The Proper Way to Take Inventory: Why You’ve Been Doing it Wrong
One of the toughest challenges to running a bar/restaurant has always been inventory. If you are not careful, your sales can fail to match your inventory purchases and you could fall in the negative.
What many business owners do not realize is that they may have been failing to complete important steps during the inventory process, or may have been making the wrong calculations. The following are a few ways in which people may be taking inventory wrong and the proper way to do things.
How to Take Inventory [Webinar]
When it comes to beverages, you should be paying attention to the smaller bottles that do not get stocked as often. This can include items like bitters, grenadine, or lime juice. Many bars tend to order these in bulk, but if you are not using them as much as you think, they’re simply going to go bad. Calculate the average amount you are selling for each item monthly (amount per drink per day x 30), and avoid buying in bulk for lower prices.
When it comes to food, sauces, herbs, and seeds are items with very low grammage. When ordering, you should calculate the amounts needed for 10 dishes rather than 1. The is the best way to control inventory with low grammage— which people tend to overstock.
It is absolutely essential that you have a weekly order schedule and inventory process. In fact, some of the most efficient establishments in the country do it on a daily basis. Blind-ordering is what happens when there is no set schedule and you are trusting the bar manager and/or chef to simply tell you what they need. This can lead to excess inventory and waste. Your best bet is to have a separate staff member dedicated to inventory management on at least a weekly basis.
Vendor Suggested Ordering
When a vendor is making deliveries, they really shouldn’t be talking too much about inventory—unless they are introducing new items. Many bar/restaurant owners make the mistake of letting their vendor take over the ordering process. This will most assuredly result in higher costs, as the vendor’s agenda is to sell as much as possible—and you’re essentially giving them the reins.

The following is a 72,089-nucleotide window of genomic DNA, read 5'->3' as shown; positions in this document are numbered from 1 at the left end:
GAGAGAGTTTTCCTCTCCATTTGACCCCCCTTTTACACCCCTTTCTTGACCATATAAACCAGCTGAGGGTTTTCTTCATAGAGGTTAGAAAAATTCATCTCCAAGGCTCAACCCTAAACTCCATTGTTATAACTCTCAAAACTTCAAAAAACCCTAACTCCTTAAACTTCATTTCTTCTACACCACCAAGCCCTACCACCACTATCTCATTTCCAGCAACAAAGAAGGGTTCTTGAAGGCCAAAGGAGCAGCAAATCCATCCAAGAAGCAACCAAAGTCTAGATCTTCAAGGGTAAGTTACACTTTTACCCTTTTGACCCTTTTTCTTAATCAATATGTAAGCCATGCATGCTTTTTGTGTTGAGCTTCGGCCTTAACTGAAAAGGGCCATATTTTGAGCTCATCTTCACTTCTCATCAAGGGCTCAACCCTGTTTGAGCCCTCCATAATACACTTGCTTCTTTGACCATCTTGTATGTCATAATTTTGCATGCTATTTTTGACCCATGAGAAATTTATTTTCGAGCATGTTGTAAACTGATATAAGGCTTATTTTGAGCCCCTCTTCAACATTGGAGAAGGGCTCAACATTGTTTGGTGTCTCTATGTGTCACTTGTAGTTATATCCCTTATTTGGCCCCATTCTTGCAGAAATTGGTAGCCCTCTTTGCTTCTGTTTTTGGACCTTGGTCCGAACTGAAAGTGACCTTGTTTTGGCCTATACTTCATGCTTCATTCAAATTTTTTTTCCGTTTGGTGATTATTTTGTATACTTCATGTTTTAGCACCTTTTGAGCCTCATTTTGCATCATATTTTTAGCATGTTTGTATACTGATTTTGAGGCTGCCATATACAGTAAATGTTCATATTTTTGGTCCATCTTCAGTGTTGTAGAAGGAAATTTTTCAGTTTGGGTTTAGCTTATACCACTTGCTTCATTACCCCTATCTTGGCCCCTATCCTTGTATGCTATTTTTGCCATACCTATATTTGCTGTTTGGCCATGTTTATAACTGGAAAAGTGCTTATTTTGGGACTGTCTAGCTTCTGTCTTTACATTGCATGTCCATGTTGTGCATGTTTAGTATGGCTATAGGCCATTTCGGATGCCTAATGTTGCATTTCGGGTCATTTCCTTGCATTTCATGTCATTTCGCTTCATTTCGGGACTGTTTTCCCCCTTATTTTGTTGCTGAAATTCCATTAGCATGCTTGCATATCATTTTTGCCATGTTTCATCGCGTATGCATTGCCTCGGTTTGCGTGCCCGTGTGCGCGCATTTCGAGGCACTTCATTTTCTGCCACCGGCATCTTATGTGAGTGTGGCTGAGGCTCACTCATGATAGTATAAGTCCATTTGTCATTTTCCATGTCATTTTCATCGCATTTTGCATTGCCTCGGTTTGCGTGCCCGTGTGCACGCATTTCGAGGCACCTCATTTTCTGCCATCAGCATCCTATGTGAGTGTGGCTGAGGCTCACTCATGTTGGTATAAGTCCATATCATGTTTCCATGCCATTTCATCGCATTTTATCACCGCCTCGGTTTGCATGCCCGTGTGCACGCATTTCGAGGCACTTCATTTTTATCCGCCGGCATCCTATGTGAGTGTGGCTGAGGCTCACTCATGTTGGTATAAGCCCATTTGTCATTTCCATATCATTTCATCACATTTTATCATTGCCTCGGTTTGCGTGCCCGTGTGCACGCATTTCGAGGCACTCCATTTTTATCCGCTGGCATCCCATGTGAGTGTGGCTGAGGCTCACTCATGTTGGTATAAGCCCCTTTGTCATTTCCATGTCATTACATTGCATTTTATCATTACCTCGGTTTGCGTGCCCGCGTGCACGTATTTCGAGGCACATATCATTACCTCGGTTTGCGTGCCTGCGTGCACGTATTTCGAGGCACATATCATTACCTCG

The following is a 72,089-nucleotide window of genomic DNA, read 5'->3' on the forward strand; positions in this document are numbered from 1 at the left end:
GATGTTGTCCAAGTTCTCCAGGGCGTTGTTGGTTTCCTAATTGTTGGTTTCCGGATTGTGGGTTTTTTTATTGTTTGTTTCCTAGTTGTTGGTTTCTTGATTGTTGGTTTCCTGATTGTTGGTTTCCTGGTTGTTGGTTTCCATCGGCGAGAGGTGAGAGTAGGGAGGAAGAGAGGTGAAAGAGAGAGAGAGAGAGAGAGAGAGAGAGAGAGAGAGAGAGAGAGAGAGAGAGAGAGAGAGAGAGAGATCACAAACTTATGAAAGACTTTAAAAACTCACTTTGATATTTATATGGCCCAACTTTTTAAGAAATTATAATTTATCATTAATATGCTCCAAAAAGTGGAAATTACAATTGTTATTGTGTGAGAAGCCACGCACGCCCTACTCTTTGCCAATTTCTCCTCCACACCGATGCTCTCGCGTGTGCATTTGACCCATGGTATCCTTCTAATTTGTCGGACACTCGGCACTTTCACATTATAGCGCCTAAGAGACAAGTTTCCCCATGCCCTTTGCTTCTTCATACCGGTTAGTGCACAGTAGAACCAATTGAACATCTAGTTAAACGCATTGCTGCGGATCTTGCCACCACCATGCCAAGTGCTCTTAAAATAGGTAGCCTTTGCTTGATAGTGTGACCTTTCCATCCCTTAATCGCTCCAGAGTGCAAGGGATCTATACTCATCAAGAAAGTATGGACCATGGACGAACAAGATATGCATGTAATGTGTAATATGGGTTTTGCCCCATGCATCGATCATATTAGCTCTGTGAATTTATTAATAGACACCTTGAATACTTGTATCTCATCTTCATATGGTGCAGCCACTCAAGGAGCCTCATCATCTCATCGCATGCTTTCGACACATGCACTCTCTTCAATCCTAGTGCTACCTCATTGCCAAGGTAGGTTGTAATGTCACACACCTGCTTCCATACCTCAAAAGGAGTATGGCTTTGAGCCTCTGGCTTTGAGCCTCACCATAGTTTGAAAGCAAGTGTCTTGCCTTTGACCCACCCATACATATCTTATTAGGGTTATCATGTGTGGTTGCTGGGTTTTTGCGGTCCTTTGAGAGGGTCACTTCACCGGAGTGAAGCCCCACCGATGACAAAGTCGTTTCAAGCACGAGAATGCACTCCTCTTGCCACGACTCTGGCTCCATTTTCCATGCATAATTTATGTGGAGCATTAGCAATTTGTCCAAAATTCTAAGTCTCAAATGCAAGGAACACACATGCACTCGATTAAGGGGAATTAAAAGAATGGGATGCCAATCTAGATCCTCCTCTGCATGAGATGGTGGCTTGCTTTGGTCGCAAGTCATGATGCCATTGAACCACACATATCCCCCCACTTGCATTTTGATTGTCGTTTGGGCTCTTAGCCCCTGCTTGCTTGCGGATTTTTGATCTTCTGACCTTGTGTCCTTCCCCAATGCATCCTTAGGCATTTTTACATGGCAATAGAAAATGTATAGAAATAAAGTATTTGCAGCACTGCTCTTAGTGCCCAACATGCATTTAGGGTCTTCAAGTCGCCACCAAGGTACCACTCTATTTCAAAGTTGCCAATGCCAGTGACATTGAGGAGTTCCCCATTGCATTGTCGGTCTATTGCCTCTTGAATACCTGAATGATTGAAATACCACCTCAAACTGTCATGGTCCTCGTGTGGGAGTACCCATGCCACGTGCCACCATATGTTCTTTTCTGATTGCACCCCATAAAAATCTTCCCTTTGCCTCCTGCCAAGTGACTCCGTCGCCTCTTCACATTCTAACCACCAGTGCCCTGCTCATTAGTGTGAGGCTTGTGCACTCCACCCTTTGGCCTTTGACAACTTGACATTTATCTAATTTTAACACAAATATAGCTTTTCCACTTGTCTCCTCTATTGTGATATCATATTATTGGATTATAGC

Ordering online will eliminate vendor costs and can lead to lower markups on items. Try to keep from ordering on-site as much as possible—it will only lead to more costs. If you are concerned about the prices you are being offered are fair, you can request audit privileges within your vendor contract. This will allow you to review invoices from the producer to your vendor so you can understand the actual markups.
Setting Par Levels
The true key to effective liquor inventory is setting the correct par levels. These are basic measurements that are based on peak usage with an added safety margin ( usually based on brand). There are many ways to calculate the correct par levels for your establishment, but why not let technology take over?
When you use technology to track inventory it always results in a better bottom line. The most effective inventory management is consistently augmented by technology. Evergreen is the type of software that will allow you to take inventory with ease, and even adjust your numbers on a daily (rather than weekly/monthly) basis. The technology uses par levels to project your next order and takes most of the guesswork out of the inventory process.
Much as our world revolves around technology, the most successful inventory methods always include integrated software platforms. Not only do they perform the complex calculations for you, but they use predictive analytics to create a more efficient and profitable inventory management system.
The proper way to take inventory is to have a set schedule, pay attention to your measurements, and never let your staff dictate the ordering based off of immediate need. Find a tech solution that works for you and begin integrating it into your process. With these few simple steps, you’ll never wonder if you’re doing it wrong again!